A Returnee’s Guide to Surviving Reverse Culture Shock

Being on my own for so long made me forget what it was like to be surrounded by my loved ones all the time. When I finally did come back home to my loved ones, it seemed so different. It is not because I was sad that I was home, but rather I wanted to be left alone because that was how I lived and grew as a person for the last 4 months in a country unlike the United States in almost every way. Reverse culture shock is real, and for me, it was hard to handle on my own.

Nicole Blog 1

I studied abroad in Beijing, China at Peking University for four months in the Fall of 2014. It was the best and the most challenging experience of my life, but it was more than worth it in every aspect. The culture, the language, and the food were like nothing we experience here in America; its like China was a whole new world just waiting to be discovered.

After being home for 2 months now, I have found some things to help the transition back to life both in America but also here at the University of Denver.

Take Time to Reflect:

It already seems as though my time abroad was a dream, if it were not for the reminder of all the great pictures that I took. Spend some time reflecting on your own about your experience, especially considering what you learned from it. Take this time to relive the memories, go through all your pictures, and contemplate how you felt about the overall experience. This helped me better understand what differences I appreciated about China, and the specific parts of my journey that really mattered to me; maybe it will help you in even more ways!

Find Your 2 Minute Short Story:

You will be asked by almost everyone (family, friends, Facebook followers, random neighbors, old co-workers, distant relatives, even dogs if they could talk) how your time abroad was and what your favorite memories were. I had to answer this question so many times it started to just become routine. Many times, the questions were just in passing so I picked a couple cool experiences and a few difficult ones to tell people about that really summed up my trip. Finding your study abroad short story will save you time, and brain power; it allows you to tell your story on your own terms, so enjoy!

Nicole Blog 2

Stay Connected with Your Friends from Abroad:

It is easy to fall out of contact with people, especially when you live in different states, and even different countries. Making the effort to chat and catch up with friends from abroad is very rewarding. Sometimes I just needed to chat with Lily because she was a part of the story about getting lost in the mountains in Southern China and finding our, or understand the hardship of being abroad as well as coming back home. They can be the greatest resource for you, as well as the best life-long friend. Getting back in touch with your friends from home and DU is equally important! Be sure to surround yourself with people who love you, care about you, and understand you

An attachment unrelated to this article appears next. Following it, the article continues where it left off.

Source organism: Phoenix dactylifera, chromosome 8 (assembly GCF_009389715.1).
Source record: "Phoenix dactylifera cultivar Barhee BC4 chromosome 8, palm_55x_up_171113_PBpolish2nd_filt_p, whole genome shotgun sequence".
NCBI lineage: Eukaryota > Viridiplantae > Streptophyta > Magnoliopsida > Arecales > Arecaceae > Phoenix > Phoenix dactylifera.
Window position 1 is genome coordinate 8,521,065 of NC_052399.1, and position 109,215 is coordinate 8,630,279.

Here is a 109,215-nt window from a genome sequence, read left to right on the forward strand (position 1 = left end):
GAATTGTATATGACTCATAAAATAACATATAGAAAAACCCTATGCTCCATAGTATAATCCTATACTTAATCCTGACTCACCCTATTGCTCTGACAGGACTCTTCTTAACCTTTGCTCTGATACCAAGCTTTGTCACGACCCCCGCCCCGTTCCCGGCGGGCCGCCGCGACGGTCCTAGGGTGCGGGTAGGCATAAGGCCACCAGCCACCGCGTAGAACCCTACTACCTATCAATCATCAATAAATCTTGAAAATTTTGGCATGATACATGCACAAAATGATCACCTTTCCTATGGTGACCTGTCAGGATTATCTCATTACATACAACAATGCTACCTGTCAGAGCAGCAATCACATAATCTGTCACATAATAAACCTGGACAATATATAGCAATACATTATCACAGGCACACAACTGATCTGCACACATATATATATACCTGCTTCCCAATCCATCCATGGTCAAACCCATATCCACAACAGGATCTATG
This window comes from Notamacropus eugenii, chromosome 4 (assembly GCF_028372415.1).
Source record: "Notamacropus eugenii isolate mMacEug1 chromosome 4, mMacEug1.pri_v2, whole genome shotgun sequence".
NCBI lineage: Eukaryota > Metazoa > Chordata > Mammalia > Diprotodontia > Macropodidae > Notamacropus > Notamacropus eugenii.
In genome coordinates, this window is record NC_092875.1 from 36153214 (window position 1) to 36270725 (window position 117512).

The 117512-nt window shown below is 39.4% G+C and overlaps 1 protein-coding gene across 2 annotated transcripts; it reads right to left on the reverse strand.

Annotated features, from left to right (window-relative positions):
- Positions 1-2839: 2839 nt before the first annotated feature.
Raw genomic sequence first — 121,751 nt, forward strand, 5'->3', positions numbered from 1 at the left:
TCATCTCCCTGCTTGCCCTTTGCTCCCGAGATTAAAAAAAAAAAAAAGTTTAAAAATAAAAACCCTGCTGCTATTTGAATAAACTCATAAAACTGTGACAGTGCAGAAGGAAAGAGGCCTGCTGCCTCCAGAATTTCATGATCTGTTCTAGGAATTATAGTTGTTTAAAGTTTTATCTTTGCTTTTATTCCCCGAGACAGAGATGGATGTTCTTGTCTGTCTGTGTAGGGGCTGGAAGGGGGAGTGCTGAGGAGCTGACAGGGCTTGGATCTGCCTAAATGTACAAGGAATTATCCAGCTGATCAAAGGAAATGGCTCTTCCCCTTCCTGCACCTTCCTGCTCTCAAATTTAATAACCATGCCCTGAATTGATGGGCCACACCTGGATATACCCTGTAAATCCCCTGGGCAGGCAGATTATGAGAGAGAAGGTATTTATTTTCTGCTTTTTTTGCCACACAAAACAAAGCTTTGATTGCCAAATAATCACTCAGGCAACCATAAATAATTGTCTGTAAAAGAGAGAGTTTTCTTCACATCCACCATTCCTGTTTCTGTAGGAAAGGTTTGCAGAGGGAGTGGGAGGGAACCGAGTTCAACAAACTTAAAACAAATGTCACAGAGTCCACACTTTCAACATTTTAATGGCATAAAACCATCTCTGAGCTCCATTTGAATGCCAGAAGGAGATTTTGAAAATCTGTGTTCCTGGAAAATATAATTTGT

Find a New Routine to Help You readjust:

Sometimes familiar can be helpful when trying to adjust back to life at DU. Having a familiar routine that fits your desires and needs makes things seem a bit more normal. This can be going back to activities you did before you went abroad as well as joining new groups based off your experience abroad. Coming back onto campus, I continuing my work with the debate team for a sense of familiarity while also joining a sustainability group on campus to advocate for better environmental efforts on campus; I never want the city to be as polluted as Beijing was.

Nicole Blog 3

Tread Water, Don’t Dive into the Deep End:

Instead of jumping in and joining a bunch of clubs, taking a full course load, and finding a job; try to ease your transition back to life in the U.S. by making a little bit easier schedule. Take three class for winter quarter, be a member of a club rather than the leader of it, or work less hours at a part time job. The transition back is not easy, so make some time for yourself and enjoy being back!

-Nicole, Study Abroad Assistant

 

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